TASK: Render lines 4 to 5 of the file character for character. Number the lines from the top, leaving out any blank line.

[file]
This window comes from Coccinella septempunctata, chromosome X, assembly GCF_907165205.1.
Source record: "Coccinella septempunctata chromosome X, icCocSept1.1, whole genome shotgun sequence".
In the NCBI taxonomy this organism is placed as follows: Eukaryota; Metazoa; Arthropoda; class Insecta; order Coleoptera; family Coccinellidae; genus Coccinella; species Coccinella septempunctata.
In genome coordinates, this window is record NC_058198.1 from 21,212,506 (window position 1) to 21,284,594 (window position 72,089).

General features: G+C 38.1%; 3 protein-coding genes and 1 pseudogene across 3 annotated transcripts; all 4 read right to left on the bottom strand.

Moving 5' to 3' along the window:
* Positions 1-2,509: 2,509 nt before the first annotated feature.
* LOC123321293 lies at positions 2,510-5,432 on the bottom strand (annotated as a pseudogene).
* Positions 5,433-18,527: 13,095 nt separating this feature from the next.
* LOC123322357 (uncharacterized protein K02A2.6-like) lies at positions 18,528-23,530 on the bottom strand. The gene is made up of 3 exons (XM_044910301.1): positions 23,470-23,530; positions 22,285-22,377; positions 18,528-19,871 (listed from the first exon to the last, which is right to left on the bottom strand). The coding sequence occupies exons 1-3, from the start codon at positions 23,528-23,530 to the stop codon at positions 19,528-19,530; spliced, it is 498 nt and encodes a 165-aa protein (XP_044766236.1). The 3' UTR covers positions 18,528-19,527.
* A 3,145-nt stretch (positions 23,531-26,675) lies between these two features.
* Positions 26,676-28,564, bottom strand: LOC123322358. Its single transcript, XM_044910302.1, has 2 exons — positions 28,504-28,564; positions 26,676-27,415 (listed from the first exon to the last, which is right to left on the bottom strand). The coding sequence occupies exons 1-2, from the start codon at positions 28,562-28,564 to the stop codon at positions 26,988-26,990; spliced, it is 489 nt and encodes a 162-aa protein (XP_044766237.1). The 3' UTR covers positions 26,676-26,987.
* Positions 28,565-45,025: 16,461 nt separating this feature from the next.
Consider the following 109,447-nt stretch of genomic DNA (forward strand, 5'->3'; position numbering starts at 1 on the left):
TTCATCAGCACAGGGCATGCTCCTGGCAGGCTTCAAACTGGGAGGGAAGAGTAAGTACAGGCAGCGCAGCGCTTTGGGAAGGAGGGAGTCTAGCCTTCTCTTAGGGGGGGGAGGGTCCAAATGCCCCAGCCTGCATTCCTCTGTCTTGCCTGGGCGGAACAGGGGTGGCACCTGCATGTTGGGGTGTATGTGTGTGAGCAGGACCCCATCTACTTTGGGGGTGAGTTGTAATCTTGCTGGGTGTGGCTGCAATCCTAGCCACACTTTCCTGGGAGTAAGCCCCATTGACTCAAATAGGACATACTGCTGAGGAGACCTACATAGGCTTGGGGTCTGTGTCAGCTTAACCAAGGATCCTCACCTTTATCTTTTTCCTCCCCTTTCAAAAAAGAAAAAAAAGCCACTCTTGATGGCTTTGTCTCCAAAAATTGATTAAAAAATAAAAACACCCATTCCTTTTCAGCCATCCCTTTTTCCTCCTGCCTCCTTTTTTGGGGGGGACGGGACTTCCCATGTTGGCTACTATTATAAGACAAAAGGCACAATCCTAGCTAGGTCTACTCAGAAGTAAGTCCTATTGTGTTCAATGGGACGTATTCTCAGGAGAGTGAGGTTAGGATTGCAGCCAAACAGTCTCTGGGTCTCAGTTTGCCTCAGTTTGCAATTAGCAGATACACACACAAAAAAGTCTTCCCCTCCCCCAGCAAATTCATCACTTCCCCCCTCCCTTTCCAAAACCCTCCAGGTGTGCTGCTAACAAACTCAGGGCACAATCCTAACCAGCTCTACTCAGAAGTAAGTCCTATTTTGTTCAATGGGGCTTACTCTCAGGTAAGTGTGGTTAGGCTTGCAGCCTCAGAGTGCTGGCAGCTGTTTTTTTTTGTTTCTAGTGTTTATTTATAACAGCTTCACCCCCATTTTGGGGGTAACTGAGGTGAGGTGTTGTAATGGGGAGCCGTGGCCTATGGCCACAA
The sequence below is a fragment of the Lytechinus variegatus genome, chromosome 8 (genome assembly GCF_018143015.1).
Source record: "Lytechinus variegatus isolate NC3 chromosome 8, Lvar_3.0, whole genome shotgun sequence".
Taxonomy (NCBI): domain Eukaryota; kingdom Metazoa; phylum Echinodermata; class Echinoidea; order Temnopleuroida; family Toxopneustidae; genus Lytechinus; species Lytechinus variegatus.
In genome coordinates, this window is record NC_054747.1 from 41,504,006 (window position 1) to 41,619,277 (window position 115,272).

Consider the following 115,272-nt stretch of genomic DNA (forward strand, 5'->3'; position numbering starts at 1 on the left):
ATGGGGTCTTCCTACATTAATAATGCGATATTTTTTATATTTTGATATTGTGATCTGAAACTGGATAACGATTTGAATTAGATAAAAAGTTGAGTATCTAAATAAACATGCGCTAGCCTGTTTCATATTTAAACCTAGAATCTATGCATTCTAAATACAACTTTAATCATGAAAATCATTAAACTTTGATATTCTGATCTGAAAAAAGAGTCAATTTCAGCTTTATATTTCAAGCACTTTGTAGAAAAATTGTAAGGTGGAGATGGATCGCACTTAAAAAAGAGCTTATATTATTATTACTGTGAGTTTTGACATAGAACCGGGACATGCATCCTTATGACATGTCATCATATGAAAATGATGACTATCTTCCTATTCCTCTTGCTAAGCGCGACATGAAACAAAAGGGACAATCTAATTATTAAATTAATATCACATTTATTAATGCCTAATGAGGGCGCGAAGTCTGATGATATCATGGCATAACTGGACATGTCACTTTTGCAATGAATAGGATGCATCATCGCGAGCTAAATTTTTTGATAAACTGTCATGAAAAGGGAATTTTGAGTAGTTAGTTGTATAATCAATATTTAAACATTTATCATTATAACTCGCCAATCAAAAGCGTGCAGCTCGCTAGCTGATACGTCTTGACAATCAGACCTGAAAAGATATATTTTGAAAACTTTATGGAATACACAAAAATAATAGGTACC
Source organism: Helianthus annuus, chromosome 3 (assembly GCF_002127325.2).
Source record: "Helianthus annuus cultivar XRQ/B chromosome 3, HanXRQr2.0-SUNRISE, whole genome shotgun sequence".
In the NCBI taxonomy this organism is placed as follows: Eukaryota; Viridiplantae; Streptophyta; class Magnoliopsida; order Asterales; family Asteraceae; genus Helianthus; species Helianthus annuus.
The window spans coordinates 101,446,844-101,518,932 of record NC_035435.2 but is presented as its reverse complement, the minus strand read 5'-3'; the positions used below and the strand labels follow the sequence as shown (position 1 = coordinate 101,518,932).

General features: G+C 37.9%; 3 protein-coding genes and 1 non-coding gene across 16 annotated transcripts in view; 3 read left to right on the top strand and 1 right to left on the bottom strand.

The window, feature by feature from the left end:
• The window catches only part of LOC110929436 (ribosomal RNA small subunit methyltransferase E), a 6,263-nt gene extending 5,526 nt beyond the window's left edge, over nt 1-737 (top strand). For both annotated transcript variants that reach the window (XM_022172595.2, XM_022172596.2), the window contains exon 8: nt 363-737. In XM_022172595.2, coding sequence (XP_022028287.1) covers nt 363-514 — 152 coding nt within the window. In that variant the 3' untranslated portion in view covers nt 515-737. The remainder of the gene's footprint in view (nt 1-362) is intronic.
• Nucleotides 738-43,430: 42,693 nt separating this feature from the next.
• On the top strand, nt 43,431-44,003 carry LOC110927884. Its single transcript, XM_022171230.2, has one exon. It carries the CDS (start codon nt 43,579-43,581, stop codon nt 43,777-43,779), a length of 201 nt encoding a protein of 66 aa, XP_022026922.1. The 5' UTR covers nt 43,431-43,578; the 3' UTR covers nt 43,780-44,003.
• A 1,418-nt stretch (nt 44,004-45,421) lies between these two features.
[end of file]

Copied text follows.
In genome coordinates, this window is record NC_058198.1 from 21,212,506 (window position 1) to 21,284,594 (window position 72,089).

General features: G+C 38.1%; 3 protein-coding genes and 1 pseudogene across 3 annotated transcripts; all 4 read right to left on the bottom strand.